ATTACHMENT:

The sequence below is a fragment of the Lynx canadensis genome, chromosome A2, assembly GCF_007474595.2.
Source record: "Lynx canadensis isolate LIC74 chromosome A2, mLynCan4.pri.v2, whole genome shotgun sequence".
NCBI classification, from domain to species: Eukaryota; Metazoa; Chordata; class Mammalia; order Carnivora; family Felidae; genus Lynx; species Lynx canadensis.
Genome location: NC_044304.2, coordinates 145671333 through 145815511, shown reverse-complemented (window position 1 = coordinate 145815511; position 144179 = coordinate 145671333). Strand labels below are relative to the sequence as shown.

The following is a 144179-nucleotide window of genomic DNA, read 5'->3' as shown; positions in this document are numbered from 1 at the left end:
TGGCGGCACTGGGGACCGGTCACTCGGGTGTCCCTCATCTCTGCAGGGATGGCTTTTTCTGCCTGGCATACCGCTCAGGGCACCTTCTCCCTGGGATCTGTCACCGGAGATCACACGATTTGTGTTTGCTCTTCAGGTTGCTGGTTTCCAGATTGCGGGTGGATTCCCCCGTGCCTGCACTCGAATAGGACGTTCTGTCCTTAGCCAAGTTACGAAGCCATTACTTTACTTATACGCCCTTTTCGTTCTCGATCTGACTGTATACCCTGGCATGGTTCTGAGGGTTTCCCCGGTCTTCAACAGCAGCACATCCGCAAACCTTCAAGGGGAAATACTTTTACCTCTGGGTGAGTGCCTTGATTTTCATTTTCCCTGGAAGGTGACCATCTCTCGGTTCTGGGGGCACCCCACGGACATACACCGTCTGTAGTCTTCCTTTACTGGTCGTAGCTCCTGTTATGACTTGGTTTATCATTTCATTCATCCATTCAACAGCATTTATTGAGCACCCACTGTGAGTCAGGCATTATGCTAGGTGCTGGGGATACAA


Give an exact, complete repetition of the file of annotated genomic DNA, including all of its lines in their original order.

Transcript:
The sequence below is a fragment of the Lynx canadensis genome, chromosome A2, assembly GCF_007474595.2.
Source record: "Lynx canadensis isolate LIC74 chromosome A2, mLynCan4.pri.v2, whole genome shotgun sequence".
NCBI classification, from domain to species: Eukaryota; Metazoa; Chordata; class Mammalia; order Carnivora; family Felidae; genus Lynx; species Lynx canadensis.
Genome location: NC_044304.2, coordinates 145671333 through 145815511, shown reverse-complemented (window position 1 = coordinate 145815511; position 144179 = coordinate 145671333). Strand labels below are relative to the sequence as shown.

The following is a 144179-nucleotide window of genomic DNA, read 5'->3' as shown; positions in this document are numbered from 1 at the left end:
TGGCGGCACTGGGGACCGGTCACTCGGGTGTCCCTCATCTCTGCAGGGATGGCTTTTTCTGCCTGGCATACCGCTCAGGGCACCTTCTCCCTGGGATCTGTCACCGGAGATCACACGATTTGTGTTTGCTCTTCAGGTTGCTGGTTTCCAGATTGCGGGTGGATTCCCCCGTGCCTGCACTCGAATAGGACGTTCTGTCCTTAGCCAAGTTACGAAGCCATTACTTTACTTATACGCCCTTTTCGTTCTCGATCTGACTGTATACCCTGGCATGGTTCTGAGGGTTTCCCCGGTCTTCAACAGCAGCACATCCGCAAACCTTCAAGGGGAAATACTTTTACCTCTGGGTGAGTGCCTTGATTTTCATTTTCCCTGGAAGGTGACCATCTCTCGGTTCTGGGGGCACCCCACGGACATACACCGTCTGTAGTCTTCCTTTACTGGTCGTAGCTCCTGTTATGACTTGGTTTATCATTTCATTCATCCATTCAACAGCATTTATTGAGCACCCACTGTGAGTCAGGCATTATGCTAGGTGCTGGGGATACAA